What would life be like without a computer? It’s hard to imagine but it wasn’t that long ago that we didn’t have them. Now many of us carry numerous computers, i.e. laptops, e-readers, and smartphones.

George Dyson, a science historian, asks how we went from having no computers to having many in such a brief time period in his book, Turing’s Cathedral.

Dyson, the son of scientist Freeman Dyson, has spent much of his life at the Princeton Institute for Advanced Studies. The institute was home to a few of the world’s most powerful scientific minds while the first digital computer was being developed.

If you read Turing’s Cathedral it may surprise you at just how much chance was involved in the development of the machines that let to computers. The book not only highlights the development of the computer but also the personalities involved at the Princeton Institute. They weren’t always on the same page but were able to produce the first digital computer regardless.

Like all great projects, this one included more than its share of rivalries, fall-outs, and, not surprisingly, salty language. The people powering this project were geniuses. They weren’t saints. The book also covers the important ethical issues the creators of the computer faced by the close relationship of their computer work to the U.S. nuclear weapons project.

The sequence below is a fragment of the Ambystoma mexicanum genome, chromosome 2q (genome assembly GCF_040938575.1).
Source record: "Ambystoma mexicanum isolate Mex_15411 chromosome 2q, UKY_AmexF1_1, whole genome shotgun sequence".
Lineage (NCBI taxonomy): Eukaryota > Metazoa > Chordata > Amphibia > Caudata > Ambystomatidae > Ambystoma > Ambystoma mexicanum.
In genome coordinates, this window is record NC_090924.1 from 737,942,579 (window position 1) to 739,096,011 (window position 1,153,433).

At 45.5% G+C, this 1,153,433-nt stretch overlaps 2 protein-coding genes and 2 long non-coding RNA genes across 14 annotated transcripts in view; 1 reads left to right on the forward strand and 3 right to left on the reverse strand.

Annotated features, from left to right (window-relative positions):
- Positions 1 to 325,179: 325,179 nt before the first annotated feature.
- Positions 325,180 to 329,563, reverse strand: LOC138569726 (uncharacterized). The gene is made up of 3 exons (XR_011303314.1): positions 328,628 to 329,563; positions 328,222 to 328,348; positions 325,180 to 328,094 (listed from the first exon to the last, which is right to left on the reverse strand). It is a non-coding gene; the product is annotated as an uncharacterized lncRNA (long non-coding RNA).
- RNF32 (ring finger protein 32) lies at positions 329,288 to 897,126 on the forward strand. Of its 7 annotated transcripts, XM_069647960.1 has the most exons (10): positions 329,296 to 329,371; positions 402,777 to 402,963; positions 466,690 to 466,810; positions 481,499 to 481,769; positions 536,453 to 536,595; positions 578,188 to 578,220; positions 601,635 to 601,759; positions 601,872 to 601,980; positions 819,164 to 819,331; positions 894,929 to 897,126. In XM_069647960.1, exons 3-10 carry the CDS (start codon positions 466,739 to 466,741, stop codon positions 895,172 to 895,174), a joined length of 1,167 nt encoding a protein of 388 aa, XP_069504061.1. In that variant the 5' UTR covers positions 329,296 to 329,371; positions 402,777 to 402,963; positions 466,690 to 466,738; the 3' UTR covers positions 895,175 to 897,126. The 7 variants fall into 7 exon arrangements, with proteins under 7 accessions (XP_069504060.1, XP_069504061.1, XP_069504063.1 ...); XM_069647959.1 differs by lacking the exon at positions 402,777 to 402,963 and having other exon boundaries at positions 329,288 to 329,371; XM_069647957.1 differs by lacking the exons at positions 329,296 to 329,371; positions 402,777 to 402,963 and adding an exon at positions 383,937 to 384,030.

You might think that a history of the computer would be a dull read. You may think that it might be packed with impossible-to-understand jargon. Luckily, Dyson’s history of the computer is an interesting read, and you do not need an advanced degree to understand it. Anyone who uses a computer – and that is a lot of people today – should grab a copy of Turing’s Cathedral. You could be surprised at what you learn.

 

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